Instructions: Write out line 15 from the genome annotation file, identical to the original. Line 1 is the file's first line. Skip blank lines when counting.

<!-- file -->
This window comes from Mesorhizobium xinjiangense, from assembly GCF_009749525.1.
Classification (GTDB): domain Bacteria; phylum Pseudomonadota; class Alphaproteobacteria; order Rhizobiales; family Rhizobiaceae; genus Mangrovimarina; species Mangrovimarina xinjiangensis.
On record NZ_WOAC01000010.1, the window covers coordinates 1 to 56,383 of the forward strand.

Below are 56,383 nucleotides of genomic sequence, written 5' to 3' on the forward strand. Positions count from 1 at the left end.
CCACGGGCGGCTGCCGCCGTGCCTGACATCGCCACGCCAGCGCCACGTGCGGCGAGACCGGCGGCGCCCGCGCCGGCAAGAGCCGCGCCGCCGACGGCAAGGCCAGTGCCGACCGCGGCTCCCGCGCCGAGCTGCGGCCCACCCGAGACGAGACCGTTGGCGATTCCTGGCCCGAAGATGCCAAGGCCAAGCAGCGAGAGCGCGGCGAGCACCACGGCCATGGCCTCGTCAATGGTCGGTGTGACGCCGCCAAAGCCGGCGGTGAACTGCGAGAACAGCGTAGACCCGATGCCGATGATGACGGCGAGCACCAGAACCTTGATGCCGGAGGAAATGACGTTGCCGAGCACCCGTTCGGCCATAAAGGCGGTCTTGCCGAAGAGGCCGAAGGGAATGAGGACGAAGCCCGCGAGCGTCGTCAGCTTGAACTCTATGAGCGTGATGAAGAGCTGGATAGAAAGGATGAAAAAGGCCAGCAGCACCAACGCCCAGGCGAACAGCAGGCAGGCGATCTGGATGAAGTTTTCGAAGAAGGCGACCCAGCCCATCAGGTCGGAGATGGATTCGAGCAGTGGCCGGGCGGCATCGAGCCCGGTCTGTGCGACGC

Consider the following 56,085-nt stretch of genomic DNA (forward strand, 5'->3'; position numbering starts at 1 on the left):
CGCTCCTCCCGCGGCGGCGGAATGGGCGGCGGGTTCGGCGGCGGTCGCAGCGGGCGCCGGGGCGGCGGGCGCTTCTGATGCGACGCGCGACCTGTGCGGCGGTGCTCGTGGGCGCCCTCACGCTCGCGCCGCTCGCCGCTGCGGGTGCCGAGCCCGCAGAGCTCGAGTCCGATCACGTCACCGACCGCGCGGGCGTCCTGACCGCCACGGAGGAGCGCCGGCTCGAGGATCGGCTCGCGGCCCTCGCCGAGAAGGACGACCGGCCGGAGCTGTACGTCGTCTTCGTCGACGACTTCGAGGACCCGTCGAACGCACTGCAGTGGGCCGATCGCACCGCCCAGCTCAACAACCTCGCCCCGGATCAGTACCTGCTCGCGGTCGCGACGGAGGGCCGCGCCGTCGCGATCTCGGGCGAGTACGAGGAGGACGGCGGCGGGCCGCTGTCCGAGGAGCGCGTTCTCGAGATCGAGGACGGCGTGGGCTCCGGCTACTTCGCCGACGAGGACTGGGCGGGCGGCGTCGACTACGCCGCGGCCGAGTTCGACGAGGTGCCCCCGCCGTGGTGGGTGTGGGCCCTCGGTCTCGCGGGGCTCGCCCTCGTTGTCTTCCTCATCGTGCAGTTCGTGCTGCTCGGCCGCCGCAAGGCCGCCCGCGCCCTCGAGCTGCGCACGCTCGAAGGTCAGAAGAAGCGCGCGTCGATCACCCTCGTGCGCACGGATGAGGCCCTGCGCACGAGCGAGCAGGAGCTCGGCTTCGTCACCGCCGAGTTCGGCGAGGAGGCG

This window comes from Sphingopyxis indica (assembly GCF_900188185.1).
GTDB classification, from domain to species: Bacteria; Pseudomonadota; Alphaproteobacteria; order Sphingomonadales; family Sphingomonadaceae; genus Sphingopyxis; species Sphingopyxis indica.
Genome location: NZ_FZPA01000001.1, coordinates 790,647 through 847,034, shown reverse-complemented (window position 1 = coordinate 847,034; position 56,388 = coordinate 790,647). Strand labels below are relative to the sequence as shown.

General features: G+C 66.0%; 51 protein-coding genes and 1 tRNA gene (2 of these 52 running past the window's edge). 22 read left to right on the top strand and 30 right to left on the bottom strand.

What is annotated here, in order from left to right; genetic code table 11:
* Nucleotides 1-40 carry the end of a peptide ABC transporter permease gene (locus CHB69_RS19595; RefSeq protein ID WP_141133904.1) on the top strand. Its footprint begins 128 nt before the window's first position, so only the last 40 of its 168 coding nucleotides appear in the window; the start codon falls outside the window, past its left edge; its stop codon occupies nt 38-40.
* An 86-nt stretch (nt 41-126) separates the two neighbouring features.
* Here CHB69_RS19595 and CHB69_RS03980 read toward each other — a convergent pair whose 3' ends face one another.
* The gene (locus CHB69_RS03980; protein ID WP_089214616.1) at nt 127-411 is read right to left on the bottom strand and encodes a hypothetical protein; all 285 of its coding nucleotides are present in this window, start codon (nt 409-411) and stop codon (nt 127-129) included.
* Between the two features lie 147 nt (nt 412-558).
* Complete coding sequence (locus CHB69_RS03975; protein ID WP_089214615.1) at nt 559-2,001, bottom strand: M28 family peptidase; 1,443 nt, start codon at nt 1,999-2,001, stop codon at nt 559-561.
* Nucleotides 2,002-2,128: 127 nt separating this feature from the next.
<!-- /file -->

* Here CHB69_RS19595 and CHB69_RS03980 read toward each other — a convergent pair whose 3' ends face one another.